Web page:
Children Safety: E-Cigarettes Might Be More Dangerous Than Regular Cigarettes
With the sudden rise in the popularity of electronic cigarettes or E-cigarettes, many teens and adult are inclined to buy the product and use it for themselves as substitute to regular cigarettes. But a new study suggests that e-cigarettes are associated with the increase rates of children being poisoned with liquid nicotine.
According to the study published in the journal Pediatrics, the number of children exposed to e-cigarettes and liquid nicotine are increasing rapidly, with several cases of severe outcomes being reported.
For the study, researchers analyzed calls to poison centers regarding nicotine and tobacco product exposures among children younger than 6 years. The National Poison Data System recorded a total of 29, 141 calls for pediatric exposures to nicotine and tobacco products from January 2012 to April 2015, averaging 729 child exposures per month.
Researchers found out that 14.2 percent of the calls were due to e-cigarette exposures. The monthly exposures linked to e-cigarettes have experienced 1492.9 percent monthly increase during the course of the study. Children exposed to e-cigarettes are 5.2 times more likely to be admitted in health care facilities, compared to children exposed to cigarettes. Pediatric exposure to e-cigarette also has 2.6 times higher odds of having severe outcome, including comas and seizures. One death was associated with liquid nicotine exposure.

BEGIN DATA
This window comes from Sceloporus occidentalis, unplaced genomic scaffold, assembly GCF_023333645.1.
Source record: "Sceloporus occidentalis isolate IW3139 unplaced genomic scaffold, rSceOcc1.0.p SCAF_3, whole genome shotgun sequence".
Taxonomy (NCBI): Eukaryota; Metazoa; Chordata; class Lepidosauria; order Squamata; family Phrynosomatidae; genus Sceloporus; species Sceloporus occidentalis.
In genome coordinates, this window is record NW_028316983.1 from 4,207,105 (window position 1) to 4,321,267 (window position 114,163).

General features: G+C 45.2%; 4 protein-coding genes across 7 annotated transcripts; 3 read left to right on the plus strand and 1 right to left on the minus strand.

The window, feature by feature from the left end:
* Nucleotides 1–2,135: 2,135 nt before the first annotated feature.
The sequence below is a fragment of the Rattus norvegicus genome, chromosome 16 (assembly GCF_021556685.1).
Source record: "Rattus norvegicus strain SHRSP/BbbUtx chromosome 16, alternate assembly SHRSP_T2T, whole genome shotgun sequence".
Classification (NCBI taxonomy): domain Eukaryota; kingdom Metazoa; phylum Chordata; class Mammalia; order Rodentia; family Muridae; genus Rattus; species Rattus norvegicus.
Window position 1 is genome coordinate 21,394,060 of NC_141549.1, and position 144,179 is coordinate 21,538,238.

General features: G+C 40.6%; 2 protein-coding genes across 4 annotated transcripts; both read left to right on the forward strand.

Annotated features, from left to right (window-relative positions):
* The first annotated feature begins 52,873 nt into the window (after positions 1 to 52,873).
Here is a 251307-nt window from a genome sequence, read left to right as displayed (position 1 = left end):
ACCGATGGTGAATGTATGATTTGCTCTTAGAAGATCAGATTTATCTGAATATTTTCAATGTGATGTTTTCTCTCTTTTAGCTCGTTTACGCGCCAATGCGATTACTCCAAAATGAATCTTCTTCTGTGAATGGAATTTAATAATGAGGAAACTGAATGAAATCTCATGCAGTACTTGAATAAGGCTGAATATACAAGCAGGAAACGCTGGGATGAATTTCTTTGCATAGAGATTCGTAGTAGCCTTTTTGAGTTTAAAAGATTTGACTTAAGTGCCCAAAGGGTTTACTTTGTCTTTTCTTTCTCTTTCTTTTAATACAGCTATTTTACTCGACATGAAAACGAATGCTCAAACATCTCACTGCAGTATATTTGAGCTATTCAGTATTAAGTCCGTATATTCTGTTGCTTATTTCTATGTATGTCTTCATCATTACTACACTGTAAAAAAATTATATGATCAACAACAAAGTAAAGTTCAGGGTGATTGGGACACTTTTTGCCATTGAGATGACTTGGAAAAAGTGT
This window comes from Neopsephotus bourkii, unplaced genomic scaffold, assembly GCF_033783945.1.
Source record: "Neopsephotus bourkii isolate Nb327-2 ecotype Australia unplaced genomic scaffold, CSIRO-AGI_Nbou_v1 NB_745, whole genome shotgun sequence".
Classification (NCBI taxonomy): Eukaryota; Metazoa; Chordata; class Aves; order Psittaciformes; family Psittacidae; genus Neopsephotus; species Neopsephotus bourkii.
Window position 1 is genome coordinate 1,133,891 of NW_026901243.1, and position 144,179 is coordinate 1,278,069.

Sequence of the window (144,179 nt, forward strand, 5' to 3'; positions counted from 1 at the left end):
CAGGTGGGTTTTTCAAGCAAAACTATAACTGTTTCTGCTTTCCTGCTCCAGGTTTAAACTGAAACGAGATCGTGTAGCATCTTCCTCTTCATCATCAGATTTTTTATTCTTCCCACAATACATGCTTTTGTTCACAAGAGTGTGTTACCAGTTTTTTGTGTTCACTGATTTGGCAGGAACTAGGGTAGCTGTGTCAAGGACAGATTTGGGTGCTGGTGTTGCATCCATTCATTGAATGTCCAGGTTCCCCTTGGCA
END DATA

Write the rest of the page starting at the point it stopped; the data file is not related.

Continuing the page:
According to the report from Washington Post, children are attracted to the colorful packaging and flavor of the liquid nicotine.
With the alarming increase of pediatric exposure to e-cigarette, researchers recommend preventive strategies such as public education; appropriate product storage and use away from children; warning labels; and modifications of e-cigarette devices, e-liquid, and e-liquid containers and packaging to make them less appealing and less accessible to children.
They are also urging government officials to develop a better strategy in regulating e-cigarette products to prevent child poisoning.
It is also noted that it is the responsibility of adult users to keep their e-cigarettes and all of its accessories to high places, or better yet, on a locked cabinet or case.